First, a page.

London: UK`s new stringent immigration policies are forcing many professionals, including those from India, to leave the country to take care of their ageing parents, British MPs have said in a new report.
Restrictions on family migration were introduced by Home Office ministers as part of the drive to reduce net migration to Britain.
Under the new rules, a British citizen who wants to bring in their spouse or dependent from India or any other country outside the 30-member European Economic Area (EEA) has to earn a minimum 18,600 British pounds a year.
The requirement rises to 22,400 British pounds to sponsor a child and 2,400 British pounds for every additional child.
Some UK sponsors were now considering leaving the UK, or had already done so, in order to care for their elderly relative overseas121. A member of the medical profession in Scotland reported that a number of his colleagues were reconsidering their employment and were seeking to move their families (including British children) to India in order to look after elderly dependent relatives, the All-Party Parliamentary Group (APPG) on migration said in its report.
The group concluded that the rules may have unintended consequences.
These include stopping high-earning non-EU spouses from living in Britain and supporting their families, as well as impacting on British citizens who work full-time but who do not earn above the minimum threshold.
"We found that, in today`s internationally connected world, British citizens who are seeking to build a family with a non-EEA national, including from the USA and from Commonwealth countries such as Australia, Pakistan and India, are being prevented indefinitely from living together in their own country", the report said.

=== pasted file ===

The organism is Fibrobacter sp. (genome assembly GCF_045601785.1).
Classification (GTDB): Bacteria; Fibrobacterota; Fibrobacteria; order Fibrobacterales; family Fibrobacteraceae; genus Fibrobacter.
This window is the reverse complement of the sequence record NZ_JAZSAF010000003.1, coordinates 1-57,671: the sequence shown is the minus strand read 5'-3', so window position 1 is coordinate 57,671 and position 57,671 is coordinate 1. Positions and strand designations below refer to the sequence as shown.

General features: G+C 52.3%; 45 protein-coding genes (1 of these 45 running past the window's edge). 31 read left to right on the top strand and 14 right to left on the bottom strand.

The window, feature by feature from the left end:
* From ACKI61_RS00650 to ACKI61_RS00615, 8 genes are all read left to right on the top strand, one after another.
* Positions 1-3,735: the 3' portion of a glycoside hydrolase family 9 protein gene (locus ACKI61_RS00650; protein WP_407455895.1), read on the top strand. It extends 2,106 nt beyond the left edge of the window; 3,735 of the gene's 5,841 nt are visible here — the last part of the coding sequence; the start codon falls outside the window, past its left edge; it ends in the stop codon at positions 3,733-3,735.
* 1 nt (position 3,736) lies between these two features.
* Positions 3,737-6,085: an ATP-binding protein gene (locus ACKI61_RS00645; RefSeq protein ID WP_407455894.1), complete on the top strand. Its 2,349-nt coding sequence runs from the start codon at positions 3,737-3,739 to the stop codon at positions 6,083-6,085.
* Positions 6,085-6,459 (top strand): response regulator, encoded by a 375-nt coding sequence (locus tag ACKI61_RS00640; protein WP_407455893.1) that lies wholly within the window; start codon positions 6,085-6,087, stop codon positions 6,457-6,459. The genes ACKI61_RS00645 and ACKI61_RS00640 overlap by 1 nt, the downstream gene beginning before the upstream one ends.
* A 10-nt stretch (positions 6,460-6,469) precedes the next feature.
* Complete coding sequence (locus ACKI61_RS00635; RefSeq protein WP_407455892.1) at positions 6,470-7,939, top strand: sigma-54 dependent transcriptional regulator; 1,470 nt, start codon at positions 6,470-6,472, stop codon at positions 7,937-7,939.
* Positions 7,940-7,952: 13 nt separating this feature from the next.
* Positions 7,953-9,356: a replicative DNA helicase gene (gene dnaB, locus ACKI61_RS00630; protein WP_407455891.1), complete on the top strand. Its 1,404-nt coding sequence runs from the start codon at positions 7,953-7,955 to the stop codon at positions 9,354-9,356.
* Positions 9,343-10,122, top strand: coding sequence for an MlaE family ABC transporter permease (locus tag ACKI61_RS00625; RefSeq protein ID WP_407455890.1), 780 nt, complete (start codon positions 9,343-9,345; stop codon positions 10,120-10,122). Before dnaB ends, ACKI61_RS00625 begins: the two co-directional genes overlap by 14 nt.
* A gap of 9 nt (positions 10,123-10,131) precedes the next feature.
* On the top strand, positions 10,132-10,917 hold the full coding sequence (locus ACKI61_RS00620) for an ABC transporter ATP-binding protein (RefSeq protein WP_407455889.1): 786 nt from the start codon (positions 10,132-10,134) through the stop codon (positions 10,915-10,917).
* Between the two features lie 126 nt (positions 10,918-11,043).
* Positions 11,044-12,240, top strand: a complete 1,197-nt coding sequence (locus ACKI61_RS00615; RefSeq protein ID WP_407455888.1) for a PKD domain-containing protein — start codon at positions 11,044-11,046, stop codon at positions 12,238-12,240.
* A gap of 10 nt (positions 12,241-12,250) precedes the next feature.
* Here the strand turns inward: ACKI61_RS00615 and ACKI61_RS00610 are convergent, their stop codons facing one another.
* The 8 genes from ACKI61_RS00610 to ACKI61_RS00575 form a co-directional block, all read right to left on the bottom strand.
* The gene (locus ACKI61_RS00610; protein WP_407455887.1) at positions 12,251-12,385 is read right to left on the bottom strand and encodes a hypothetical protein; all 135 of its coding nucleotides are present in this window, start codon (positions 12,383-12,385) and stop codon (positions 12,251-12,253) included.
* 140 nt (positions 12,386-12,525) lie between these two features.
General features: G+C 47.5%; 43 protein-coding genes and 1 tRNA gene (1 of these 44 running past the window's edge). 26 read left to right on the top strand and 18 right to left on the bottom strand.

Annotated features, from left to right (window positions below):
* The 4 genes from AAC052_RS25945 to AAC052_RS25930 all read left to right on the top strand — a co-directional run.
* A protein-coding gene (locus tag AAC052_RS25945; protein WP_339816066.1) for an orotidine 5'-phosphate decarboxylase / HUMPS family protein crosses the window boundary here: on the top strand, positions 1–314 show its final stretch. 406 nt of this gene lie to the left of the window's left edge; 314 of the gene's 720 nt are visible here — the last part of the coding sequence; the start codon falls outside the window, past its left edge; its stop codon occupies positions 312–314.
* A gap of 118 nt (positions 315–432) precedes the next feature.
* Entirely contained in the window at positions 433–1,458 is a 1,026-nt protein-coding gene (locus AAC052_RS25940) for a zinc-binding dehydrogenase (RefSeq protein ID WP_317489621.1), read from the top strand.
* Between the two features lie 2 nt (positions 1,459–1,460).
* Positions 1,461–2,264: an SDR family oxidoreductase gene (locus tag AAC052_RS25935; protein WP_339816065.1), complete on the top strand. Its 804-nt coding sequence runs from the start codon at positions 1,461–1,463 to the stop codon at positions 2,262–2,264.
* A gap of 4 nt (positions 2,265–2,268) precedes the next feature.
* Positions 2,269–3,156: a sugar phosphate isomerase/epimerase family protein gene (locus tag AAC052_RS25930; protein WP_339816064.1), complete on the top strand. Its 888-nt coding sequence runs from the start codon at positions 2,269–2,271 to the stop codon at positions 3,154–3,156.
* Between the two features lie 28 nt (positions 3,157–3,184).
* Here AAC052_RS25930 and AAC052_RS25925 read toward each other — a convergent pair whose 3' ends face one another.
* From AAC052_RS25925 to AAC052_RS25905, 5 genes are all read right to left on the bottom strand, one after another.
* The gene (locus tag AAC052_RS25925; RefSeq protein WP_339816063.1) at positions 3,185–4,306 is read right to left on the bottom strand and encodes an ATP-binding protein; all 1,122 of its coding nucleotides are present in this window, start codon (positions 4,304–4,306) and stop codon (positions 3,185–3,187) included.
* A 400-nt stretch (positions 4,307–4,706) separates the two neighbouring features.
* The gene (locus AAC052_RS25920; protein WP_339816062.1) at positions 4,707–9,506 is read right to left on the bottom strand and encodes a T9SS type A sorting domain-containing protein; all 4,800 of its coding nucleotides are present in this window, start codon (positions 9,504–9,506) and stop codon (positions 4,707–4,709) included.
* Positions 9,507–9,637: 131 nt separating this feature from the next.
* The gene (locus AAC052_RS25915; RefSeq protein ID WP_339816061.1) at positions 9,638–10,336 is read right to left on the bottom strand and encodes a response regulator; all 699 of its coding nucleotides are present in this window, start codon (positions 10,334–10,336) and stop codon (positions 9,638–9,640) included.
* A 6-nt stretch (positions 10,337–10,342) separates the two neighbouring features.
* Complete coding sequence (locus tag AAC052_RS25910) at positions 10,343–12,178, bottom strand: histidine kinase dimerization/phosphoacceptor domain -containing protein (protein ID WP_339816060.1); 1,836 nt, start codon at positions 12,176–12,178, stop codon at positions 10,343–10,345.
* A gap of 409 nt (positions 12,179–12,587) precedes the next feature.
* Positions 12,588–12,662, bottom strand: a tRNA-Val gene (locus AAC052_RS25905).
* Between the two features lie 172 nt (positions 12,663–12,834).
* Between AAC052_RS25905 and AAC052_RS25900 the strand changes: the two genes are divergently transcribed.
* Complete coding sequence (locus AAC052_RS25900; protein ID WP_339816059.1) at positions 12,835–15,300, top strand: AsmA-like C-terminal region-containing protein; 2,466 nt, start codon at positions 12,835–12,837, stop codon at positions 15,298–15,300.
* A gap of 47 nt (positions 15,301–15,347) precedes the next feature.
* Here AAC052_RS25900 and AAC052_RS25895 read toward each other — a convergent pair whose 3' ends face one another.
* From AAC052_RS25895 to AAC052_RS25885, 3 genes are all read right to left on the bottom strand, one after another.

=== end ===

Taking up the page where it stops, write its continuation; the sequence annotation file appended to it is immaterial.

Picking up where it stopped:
India forms 10 per cent of the total applications for immigration to the UK. Declines were shown across all of the top 20 nationalities for family visas, with the United States seeing the largest fall (-935), followed by Nepal (-678) and India (-605), Home Office data issued in May 2013 showed.
Liberal Democrat home affairs spokesperson Baroness Sally Hamwee, who chaired the inquiry, said it had also shown that a previous route under which elderly relatives, including grandparents, were cared for in Britain by their families had now all but closed.
"We were struck by the evidence showing just how many British people have been kept apart from partners, children and elderly relatives. These rules are causing anguish for families and, counter to their original objectives, may actually be costing the public purse," she said.